Food prices on the rise
Prices charged for groceries are back on the rise, the American Farm Bureau Federation said.
The farm bureau's Market Basket Survey released Thursday showed the total cost of 16 basic grocery items increased by 71 cents, compared to three months earlier.
The $35.69 average paid by volunteer shoppers for the 16 items is an increase from similar surveys done for the summer and autumn months.
But farm bureau officials noted that the average was not as high as the $36.02 cost found by the survey one year earlier.
"Food prices rose in the fourth quarter but I think the key is that the average is still below first quarter levels," farm bureau senior economist John Skorburg said. "Essentially that means food prices have remained flat to lower over the four quarters of 2002."
Of the 16 items surveyed, prices for 11 increased, while three dropped and two were unchanged.
Sirloin tip roast showed the largest increase, up 27 cents to $3.12 per pound, followed closely by corn oil, up 21 cents to $2.39 per 32-ounce bottle. After falling 21 cents per pound in the third quarter, cheddar cheese rose 21 cents, back to $3.45 per pound.
Other items increasing in price were oat cereal, bacon, whole fryers, vegetable oil, eggs, mayonnaise, ground chuck and whole milk.
After being the largest gainer in price in the third quarter, russet potatoes fell 61 cents in the fourth quarter to $2.02 per 5-pound bag.
"The price shift signals that the potato price increases in the early part of the year due to tight supplies may be lessening," Skorburg said.
Two other items marked decreases in average price including all-purpose flour, down 10 cents to $1.35 per 5-pound bag; and pork chops, down 4 cents to $3 per pound.
The remaining two items, red delicious apples at 99 cents per pound and white bread at $1.22 per 20-ounce loaf, experienced no change from the last survey.
Despite steady increases in grocery store average prices over time, the share of the average food dollar received by farmers and livestock ranchers has actually dropped.
Farm bureau officials cited Agriculture Department statistics saying farmers receive only 19 cents out of every dollar spent for food, down from 31 cents in 1980.
Using that percentage, the farmer's share of this quarter's Market Basket average total would be about $6.78.
Sunburned pig provokes lawsuit
A suburban Chicago judge is going to have to decide just who's fault was it that a 250-pound Hampshire-Yorkshire pig became sunburned while a part of the livestock shows at the Lake County Fair.
The pig, owned by the Petersen family of Libertyville, Ill., suffered severe sunburn and had to be given an antibiotic shot to ease its pain.
But the drug's presence in the pig's system caused it to be disqualified from the show by 4-H Club officials. That prompted the family to file a lawsuit in Lake County, alleging "zero-tolerance" rules are too strict. The rules are supposed to prevent appearance altering drugs from being used in competitions.
Fair officials already are retaliating. The Chicago Tribune reports fair officials have banned the family from future competitions.
ADM purchases British flour mills
A milling subsidiary of Archer Daniels Midland Co. wants to purchase six flour mills in Britain from Associated British Foods.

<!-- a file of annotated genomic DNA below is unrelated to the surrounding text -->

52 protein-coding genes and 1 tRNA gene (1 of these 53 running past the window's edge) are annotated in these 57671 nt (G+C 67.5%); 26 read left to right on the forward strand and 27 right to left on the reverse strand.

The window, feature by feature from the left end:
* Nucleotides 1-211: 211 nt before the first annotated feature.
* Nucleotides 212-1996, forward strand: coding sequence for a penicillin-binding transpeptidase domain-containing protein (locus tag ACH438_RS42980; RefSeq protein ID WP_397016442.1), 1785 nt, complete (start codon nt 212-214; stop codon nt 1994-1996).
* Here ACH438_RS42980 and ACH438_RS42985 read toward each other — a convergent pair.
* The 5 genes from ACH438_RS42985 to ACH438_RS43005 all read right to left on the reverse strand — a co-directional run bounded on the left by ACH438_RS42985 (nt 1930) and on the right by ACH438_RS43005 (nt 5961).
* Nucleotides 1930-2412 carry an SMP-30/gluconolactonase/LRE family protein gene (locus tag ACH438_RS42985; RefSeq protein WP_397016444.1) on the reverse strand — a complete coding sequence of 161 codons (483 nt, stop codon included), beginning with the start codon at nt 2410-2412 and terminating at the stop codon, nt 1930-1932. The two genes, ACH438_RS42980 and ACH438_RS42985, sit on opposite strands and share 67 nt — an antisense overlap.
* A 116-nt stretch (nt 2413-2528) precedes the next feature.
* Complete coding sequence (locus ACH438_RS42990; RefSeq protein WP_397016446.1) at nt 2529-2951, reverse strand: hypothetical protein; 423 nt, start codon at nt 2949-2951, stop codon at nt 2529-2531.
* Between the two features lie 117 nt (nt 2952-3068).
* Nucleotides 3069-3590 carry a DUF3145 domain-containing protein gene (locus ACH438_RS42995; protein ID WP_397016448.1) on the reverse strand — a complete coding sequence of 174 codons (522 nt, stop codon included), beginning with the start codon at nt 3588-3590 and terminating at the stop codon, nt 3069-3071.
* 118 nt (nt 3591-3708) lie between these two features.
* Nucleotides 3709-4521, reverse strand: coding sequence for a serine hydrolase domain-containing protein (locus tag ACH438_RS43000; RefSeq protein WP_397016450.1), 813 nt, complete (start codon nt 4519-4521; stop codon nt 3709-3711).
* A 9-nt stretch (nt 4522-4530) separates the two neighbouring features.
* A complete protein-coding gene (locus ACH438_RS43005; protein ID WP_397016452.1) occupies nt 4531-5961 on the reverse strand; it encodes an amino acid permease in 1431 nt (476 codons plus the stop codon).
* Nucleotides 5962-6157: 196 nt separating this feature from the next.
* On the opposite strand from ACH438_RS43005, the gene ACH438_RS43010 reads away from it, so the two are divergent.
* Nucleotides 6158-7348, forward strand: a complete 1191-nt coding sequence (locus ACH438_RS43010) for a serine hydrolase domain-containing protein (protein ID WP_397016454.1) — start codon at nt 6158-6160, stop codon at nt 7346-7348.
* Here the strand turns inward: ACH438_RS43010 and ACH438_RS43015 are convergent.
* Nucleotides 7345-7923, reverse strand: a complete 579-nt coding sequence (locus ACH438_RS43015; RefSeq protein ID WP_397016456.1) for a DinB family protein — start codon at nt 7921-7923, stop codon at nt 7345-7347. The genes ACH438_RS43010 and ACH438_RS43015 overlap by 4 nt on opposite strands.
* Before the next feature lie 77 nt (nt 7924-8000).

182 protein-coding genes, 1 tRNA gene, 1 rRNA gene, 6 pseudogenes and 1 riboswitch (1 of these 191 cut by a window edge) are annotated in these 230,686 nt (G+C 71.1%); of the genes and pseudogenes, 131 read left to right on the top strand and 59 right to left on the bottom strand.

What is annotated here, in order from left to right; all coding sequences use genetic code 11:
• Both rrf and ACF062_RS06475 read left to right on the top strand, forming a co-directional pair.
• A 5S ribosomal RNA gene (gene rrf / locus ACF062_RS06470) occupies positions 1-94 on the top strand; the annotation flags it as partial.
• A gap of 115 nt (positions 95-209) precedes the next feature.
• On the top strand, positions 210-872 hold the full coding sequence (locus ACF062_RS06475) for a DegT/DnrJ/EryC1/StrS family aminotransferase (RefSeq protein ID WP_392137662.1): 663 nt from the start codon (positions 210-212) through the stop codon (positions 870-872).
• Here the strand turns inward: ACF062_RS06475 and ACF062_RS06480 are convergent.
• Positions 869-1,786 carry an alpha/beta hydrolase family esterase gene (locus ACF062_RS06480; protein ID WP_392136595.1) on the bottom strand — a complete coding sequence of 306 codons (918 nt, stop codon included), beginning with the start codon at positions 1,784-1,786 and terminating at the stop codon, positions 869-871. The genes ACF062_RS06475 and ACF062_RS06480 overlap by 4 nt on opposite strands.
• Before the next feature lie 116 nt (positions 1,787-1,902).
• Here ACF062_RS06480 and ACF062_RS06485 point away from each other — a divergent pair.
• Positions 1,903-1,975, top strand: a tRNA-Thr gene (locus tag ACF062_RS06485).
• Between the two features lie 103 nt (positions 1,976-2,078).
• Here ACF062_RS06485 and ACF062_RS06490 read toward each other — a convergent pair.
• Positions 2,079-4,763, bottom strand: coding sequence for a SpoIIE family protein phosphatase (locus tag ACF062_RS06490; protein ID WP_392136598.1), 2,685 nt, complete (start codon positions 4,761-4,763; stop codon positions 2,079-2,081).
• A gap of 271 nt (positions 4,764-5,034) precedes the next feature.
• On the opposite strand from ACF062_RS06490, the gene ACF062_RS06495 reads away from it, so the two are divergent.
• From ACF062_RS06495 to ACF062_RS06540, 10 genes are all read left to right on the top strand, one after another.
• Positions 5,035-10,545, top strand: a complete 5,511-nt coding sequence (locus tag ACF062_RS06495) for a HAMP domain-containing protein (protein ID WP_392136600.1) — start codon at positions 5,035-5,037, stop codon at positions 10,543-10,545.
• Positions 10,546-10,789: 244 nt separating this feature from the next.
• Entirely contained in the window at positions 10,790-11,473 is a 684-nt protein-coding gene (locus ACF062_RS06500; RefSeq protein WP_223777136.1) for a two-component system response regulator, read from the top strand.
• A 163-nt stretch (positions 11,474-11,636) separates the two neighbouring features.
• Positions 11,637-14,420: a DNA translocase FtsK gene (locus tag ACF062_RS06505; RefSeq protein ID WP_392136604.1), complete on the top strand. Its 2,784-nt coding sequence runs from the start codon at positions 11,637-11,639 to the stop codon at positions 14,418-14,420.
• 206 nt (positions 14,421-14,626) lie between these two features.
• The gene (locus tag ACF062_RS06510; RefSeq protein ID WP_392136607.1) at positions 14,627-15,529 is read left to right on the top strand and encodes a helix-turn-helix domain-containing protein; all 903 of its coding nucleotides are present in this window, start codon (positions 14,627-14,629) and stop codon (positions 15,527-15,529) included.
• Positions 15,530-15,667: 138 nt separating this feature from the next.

ADM Milling Ltd. wants to purchase the mills in Castleford, Corby, Edinburgh, Knottingley, Liverpool and Tewkesbury, which produced roughly $150 million in revenues during 2002.
The Decatur, Ill., company already operates flour mills in the United States, Canada, Britain and in various Caribbean nations. The transaction still needs to be approved by British regulators.
Ethanol production at record high
Production of ethanol reached an all-time monthly high during November.
The U.S. Energy Information Administration said an average of 166,000 barrels of ethanol were made per day last month, the highest rate yet, up 32 percent from the 126,000-barrel average per day during November 2001.
Renewable Fuels Association President Bob Dinneen said the increase boosts the possibility the United States can become less dependent on foreign oil.
Earth Team has record year
The Agriculture Department's Natural Resources Conservation Service said it was able to get more than 1 million hours of service donated to conservation-related activities during 2002.
The Earth Team Volunteer Program tries to get people to contribute toward projects such as streambank restoration; river, stream and lake cleanup, and outdoor classroom development.
Officials said they saw a 19 percent increase in the number of volunteers during 2002 and a 17 percent hike in the number of volunteer hours. There also was a 5 percent boost in the number of federal offices using volunteer services during the past year.
Grains mixed on CBOT
Grain futures were mostly higher at the close Thursday on the Chicago Board of Trade.
Soybeans rose on respectable export figures provided by the Agriculture Department, while routine export figures left corn mixed.
Wheat fell on poor export figures.
Oats were higher.
Soybeans: Jan 5.63 3/4 up 3 1/2, Mar 5.59 1/4 up 3 3/4, May 5.52 1/4 up 2 3/4, Jul 5.49 1/4 up 1 1/4.
Corn: Mar 2.39 4/5 off 1/4, May 2.42 1/2 up 1/4, Jul 2.45 unch, Sep 2.42 1/4 off 3/4.
Wheat: Mar 3.50 1/4 off 5 3/4, May 3.39 1/2 off 3, Jul 3.09 3/4 off 2 1/2, Sep 3.13 off 2.
Oats: Mar 2.07 3/4 up 3 1/2, May 1.98 up 2, Jul 1.78 up 2, Sep 1.54 up 1/2.